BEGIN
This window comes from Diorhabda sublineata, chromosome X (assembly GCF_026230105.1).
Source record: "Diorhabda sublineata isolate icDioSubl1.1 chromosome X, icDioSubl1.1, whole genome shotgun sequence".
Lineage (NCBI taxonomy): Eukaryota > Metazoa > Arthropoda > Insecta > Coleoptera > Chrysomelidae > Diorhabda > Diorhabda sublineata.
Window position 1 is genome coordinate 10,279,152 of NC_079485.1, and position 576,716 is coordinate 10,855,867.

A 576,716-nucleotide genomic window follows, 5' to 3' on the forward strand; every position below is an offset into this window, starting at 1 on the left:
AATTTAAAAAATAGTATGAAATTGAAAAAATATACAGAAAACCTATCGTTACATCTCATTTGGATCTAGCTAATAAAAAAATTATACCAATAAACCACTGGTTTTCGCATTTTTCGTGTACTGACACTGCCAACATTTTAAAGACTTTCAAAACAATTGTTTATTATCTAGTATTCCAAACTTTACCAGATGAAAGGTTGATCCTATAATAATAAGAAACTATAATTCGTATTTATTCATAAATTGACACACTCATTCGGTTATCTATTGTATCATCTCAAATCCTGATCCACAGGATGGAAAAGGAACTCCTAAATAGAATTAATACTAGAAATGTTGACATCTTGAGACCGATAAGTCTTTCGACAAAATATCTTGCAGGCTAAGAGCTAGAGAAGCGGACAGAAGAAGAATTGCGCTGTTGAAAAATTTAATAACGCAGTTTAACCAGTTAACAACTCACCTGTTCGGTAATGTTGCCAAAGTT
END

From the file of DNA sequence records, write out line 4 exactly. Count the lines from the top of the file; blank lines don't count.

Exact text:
Window position 1 is genome coordinate 10,279,152 of NC_079485.1, and position 576,716 is coordinate 10,855,867.